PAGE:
A week of tasting close to 300 wines across 19 different domains from Gevrey in the north of the Côte de Nuits to Givry in the Côte Chalonnaise has given me a very clear picture of the remarkable 2010 Burgundy vintage.
I use the word “remarkable” because on the face of it 2010 had a difficult birth. A very cold 2009/2010 winter blasted the region and left vines (especially those with more shallow root systems) in a weakened state. The early spring started well enough but cold weather during flowering resulted in a poor fruit-set (for both colours) and thus a small number of berries per bunch. The summer was warm and dry but never hot and while there wasn’t much rain, there also wasn’t much sun. This allowed the crop to ripen very slowly into the middle/end of September (110+ days from the flowering) and kept acids relatively high and the fruit character firmly in the “fresh” camp. The berries tended to be small with thick skins, which has given the reds tremendous colour and structure and the whites lovely concentration and texture. So while it may not have been a brilliant summer, the tiny crop and dry conditions meant that the grapes were perfectly ripe and concentrated.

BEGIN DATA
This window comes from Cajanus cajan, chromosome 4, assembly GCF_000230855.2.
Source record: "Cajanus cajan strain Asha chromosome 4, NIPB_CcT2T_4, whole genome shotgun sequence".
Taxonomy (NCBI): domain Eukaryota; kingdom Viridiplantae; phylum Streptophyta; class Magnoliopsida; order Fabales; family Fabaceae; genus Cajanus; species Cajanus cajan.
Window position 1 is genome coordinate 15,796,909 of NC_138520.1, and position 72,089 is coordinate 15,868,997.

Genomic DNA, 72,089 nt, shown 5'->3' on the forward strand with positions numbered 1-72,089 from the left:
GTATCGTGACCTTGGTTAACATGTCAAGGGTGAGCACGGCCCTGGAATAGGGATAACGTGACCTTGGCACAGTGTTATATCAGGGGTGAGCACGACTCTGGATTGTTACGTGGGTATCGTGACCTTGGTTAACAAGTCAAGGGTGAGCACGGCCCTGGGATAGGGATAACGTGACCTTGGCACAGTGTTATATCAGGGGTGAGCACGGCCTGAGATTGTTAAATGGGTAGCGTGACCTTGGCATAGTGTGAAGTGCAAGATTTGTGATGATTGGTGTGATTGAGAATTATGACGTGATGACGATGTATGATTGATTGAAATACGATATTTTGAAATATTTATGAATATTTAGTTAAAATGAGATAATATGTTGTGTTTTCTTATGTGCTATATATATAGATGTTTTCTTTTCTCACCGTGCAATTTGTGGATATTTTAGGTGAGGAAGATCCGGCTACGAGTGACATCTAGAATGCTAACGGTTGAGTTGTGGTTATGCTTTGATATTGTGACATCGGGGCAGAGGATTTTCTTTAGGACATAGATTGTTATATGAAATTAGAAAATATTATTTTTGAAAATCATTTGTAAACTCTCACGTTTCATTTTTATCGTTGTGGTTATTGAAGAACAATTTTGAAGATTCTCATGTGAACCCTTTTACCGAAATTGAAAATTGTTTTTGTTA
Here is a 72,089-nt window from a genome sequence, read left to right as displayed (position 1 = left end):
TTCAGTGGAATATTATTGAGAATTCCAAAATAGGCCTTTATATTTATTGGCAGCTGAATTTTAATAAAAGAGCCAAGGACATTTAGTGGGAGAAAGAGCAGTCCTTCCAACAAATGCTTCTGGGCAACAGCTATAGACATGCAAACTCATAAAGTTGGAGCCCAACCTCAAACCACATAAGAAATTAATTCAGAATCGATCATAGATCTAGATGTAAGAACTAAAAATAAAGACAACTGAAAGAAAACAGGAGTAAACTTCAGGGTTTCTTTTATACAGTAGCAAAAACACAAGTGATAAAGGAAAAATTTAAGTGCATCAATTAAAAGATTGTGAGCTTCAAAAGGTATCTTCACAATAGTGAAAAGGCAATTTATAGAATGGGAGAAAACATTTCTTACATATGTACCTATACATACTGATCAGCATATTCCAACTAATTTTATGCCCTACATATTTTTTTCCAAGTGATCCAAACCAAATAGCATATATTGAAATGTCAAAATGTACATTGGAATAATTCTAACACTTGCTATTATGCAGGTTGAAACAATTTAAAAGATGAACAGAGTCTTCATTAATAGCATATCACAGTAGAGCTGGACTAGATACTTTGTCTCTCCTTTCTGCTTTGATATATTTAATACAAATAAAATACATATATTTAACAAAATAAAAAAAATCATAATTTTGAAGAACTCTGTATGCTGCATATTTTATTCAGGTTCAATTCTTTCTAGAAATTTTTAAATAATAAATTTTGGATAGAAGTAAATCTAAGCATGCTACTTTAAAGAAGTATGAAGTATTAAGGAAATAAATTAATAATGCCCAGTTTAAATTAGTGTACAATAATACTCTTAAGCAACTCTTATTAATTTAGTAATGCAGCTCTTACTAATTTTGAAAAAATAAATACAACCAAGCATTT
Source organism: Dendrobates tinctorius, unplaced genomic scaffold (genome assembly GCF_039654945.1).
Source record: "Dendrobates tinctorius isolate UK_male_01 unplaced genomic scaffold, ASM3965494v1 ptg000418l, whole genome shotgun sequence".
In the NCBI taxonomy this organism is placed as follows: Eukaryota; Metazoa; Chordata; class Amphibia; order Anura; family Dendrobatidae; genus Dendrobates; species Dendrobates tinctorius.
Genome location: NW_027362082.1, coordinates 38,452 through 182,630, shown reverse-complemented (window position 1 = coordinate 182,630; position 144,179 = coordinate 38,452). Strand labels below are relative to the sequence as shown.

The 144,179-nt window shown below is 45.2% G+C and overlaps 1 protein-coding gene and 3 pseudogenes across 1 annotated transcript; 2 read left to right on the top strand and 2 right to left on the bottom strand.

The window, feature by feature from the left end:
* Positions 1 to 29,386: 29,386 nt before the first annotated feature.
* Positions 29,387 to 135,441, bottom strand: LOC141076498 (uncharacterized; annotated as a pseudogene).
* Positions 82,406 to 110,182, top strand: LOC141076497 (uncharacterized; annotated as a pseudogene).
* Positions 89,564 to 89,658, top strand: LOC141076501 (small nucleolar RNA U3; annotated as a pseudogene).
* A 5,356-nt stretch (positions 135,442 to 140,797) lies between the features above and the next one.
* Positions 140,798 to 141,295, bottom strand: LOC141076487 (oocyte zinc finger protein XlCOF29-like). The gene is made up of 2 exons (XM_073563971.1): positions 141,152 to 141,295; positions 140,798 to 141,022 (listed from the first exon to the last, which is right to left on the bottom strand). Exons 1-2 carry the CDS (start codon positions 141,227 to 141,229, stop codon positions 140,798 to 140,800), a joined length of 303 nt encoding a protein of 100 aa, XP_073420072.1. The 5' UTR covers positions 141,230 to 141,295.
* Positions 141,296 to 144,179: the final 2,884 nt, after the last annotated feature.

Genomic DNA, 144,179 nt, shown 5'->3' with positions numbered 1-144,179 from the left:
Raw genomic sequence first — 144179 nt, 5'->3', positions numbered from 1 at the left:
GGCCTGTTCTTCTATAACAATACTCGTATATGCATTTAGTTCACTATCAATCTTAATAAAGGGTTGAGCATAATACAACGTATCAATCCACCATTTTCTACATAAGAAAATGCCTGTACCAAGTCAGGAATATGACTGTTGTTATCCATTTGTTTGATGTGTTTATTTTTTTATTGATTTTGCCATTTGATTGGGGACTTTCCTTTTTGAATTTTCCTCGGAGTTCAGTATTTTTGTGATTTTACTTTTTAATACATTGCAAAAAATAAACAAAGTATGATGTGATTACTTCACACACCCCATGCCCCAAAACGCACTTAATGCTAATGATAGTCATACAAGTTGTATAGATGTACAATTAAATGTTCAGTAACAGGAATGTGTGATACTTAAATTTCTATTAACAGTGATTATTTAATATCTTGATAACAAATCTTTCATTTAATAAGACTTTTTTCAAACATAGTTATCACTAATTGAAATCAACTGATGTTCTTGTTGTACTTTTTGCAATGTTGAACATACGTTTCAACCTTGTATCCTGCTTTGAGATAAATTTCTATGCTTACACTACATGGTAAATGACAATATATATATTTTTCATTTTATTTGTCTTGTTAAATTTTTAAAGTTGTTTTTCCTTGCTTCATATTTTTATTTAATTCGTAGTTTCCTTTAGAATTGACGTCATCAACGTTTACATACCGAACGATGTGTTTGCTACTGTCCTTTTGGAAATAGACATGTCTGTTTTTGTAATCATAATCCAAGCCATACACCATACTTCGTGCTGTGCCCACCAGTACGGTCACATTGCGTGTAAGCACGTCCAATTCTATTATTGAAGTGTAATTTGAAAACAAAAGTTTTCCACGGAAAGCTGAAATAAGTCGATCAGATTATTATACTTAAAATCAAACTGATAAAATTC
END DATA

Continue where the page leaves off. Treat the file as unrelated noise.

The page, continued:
At the end of his last edition Allen Meadows asked the question “is 2010 better than 2009?” The answer isn’t quite as straightforward as you might think. In my opinion 2009 is a wonderful early drinking vintage which has the stuffing to age well. 2009 is especially successful at the lower end; the Bourgognes, Hautes Côtes and lower villages wines (Savigny, Pernand etc) are extremely delicious in 2009. For the top single vineyard 1er and grands crus, 2010 is the clear winner. The cool, long growing season has allowed each vineyard in the best sites (essentially all of the Côte de Nuits and the better 1er and Grand Crus of the Côte de Beaune) to express themselves to the maximum. The wines have a freshness similar to the 2008s, a concentration reminiscent of the 2009s and a fruit character similar to 2002. In the Côte de Nuits, which typically was harvested before the Côte de Beaune, we really are talking about a near-perfect vintage. The difficulty is to do with quantity; yields are down 30-40% against average and even more reduced against the large 2009 crop. A typical producer who produced 13 barrels of something in 2009 probably only has 7 barrels this year.
There is also a lot to like in the whites. Burgundy seems to pick a different fruit character for each vintage: 2007 = lemon; 2008 = greengage; 2009 = pineapple. For me 2010 = grapefruit which is a pretty good place to be I think: ripe citrus yet still with plenty of freshness. The long growing season and low crop means there is a salty tang of mineral in the best wines and terrific length. For those who still have the confidence to age white Burgundy these would be ideal candidates. I especially liked the Chassagnes this year (I usually favour Puligny) because of their tremendous fruit, laced with lean mineral.